Intel's new chip for phones is surprising in many respects, but the biggest shocker is speed.
The "Medfield" Atom Z2460 chip for smartphones, announced at CES, handily beats some of the fastest phones on the market, review site Anandtech said in this post.
Is this fast enough to be smartphone-market disruptive? Will battery life measure up? Only Lenovo and Motorola know for sure (Anandtech thinks Medfield will be fine on battery life). One thing is for certain, though: neither of those companies are signing up for Medfield out of pity, as Anand Shimpi points out.
LAS VEGAS--Looks like Siri was just the beginning.
Okay, even Siri wasn't the beginning. The ability to do voice-command isn't particularly new, but the marquee feature for Apple's iPhone 4S has gotten the masses to recognize and appreciate its benefits. For the first time, voice-command was a feature people talked about and coveted.
At CES, there were better implementations and voice-commands popping up on different devices. Big-name companies got into the mix. Dieter Zetsche, head of Mercedes Benz, said voice would play a major role in its cars, calling them a driver's "digital companion." … Read more
LAS VEGAS--Microsoft's handset partners are finally coming out with some interesting hardware for the Windows Phone operating system.
Nokia and HTC each announced new high-end smartphones using the OS. So which one is best? Ask Maggie shares some advice. Also in this edition of Ask Maggie, I offer some advice to a reader interested in the jumbo-sized Samsung Galaxy Note.
Finally, the U.S. gets decent Windows Phone hardware
Dear Maggie, I have an HTC Droid Incredible from Verizon Wireless. And to be honest I never really loved it. I've had all kinds of problems with it since … Read more
LAS VEGAS--The irony never fails to smack us in the face. Every year, the flood of conference-goers at the Consumer Electronics Show and other technology events strain the cellular networks to their limits--and beyond--leaving thousands of people hopelessly disconnected to the outside world.
Every year, the carriers vow to prepare for the massive confab, bringing in portable cellular towers, adding antennas and signal repeaters, and adding capacity especially for the show. But every year, the same kind of network hiccups occur, leaving us to wonder why the carriers, who pay so much to represent themselves here, never seem to learn.
CNET's Brian Bennett was standing at a T-Mobile press event, T-Mobile phone in hand, unsuccessfully trying to tweet about meeting the carrier's TV mouthpiece, actress/model Carly Foulkes. He couldn't get enough signal in the event room within the Venetian hotel.
Anecdotes like that are pervasive around CES and similar shows, which suggests that carriers never do enough to supply enough network juice to go around. Ask them, however--like we did--and they'll tell you that they do anticipate the influx of data-hungry users, but that congestion is so bad we rarely see it.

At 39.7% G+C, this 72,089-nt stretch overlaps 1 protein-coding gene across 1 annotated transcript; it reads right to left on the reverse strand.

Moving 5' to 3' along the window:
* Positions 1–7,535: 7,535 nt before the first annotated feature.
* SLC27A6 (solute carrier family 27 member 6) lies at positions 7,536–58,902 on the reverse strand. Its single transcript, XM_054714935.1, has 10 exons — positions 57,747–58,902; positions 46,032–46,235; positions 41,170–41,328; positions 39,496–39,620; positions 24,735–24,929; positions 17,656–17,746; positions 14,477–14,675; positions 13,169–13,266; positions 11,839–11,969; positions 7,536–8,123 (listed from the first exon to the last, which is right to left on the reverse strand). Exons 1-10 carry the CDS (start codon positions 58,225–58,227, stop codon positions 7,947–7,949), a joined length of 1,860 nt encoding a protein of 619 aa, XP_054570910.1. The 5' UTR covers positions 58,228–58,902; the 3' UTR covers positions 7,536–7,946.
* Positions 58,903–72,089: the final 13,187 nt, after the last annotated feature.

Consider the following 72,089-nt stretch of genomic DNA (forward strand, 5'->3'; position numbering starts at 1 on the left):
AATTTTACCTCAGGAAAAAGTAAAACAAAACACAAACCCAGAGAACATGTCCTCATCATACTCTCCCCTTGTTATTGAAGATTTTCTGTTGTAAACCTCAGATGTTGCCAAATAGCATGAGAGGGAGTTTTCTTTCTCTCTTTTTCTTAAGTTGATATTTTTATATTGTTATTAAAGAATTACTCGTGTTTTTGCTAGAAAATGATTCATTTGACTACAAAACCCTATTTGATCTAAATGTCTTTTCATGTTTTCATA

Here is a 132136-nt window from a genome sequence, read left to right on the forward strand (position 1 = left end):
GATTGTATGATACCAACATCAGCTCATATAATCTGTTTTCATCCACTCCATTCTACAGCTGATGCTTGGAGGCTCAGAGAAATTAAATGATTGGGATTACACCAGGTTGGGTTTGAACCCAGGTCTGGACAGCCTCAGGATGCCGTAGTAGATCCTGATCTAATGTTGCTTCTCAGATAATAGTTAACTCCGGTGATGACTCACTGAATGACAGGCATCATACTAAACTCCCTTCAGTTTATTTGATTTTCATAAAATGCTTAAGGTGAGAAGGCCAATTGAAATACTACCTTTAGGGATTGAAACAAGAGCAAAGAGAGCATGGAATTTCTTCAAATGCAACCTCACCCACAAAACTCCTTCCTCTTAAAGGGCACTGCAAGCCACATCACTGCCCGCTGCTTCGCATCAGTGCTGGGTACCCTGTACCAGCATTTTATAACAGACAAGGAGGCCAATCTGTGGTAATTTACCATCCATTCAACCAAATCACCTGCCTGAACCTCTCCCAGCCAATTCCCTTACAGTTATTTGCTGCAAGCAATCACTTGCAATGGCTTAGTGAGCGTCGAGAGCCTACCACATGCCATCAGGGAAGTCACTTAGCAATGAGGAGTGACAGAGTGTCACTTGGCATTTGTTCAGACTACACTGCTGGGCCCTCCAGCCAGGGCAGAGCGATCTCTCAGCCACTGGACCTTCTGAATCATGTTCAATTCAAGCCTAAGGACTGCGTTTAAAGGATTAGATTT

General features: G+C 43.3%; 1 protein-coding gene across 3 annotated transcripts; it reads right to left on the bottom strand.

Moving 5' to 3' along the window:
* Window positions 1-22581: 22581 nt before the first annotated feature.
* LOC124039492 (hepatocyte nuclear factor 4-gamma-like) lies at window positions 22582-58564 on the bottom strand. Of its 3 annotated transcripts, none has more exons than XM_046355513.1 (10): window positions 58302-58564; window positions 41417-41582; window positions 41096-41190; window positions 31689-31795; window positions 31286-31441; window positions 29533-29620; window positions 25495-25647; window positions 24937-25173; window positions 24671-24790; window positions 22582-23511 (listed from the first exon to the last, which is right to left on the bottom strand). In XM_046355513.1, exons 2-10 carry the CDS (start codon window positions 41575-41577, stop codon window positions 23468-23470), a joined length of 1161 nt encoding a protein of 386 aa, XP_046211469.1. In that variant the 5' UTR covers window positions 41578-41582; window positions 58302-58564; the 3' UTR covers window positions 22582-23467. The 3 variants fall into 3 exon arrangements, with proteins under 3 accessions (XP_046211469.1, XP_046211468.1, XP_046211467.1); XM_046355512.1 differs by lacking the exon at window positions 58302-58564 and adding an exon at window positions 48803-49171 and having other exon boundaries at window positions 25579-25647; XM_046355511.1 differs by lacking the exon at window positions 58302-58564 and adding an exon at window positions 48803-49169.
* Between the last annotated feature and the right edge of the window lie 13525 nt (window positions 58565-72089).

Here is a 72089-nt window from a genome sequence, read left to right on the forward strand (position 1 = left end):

"At tech-heavy conferences like CES, we do notice an uptick in traffic," a Sprint representative told CNET. "Last year we saw a 20 percent increase in traffic at CES, so that's what we prepared for this year."
Of all the carriers, AT&T seems to have been the most proactive, at least from the details they shared when we asked each carrier what steps they take to supply reliable coverage for shows like CES. AT&T replied that they boosted 4G LTE in the around the Las Vegas Convention Center. The extra power is courtesy of a device called a COW, or cell tower on wheels, that's parked near the conference complex. AT&T said it is also offering Wi-Fi for CES attendees, to lighten its data load.… Read more
LAS VEGAS--We've all been there: halfway through the work day, the battery indicator on your smartphone switches to red, and you find yourself nervously looking for a power outlet.
Samsung Electronics hopes to alleviate the battery issue a bit--at least for most customers. The company has set a goal that smartphones coming out this year can last all day under average to moderately heavy use, according to Kevin Packingham, vice president of product innovation at Samsung.
"When you wake up to when you go to bed, we don't want you feeling anxiety about your battery life," … Read more
According to Android Developer Blog, the guide will be a place where developers can "learn about principles, building blocks, and patterns for creating world-class Android user interfaces." In … Read more
Toshiba is already pushing toward the next phase of ultrabooks--which can be summed up as making the skinny laptops more affordable.
Upcoming ultrabooks from Toshiba will break below the $700 mark, according to Carrie Cowan, a product manager in Toshiba's Digital Products Division. She spoke to CNET on Wednesday on the CES show floor (see video below).
To date, Toshiba's sole ultrabook offering has been the Portege Z830. Though it has been priced on occasion as low as $699 at Best Buy, it is usually listed at $799 or higher.
And Portege laptops are typically listed at even higher prices, as the brand represents Toshiba's upscale offerings.
But this spring Toshiba plans to bring ultrabooks into its most affordable Satellite line. That means prices at $699 and possibly even lower, Cowan said. … Read more
Intel's new chip for smartphones handily beats some of the fastest phones on the market, according to chip review site Anandtech.
Intel's Atom Z2460 "Medfield" delivers "tablet-like scores" on the BrowserMark benchmark, wrote Anand Shimpi. "The Galaxy Nexus running ICS (Ice Cream Sandwich) comes close, but once again Intel expects that on the same OS Medfield should be faster than any of the currently available SoCs (system-on-a-chip)," he said.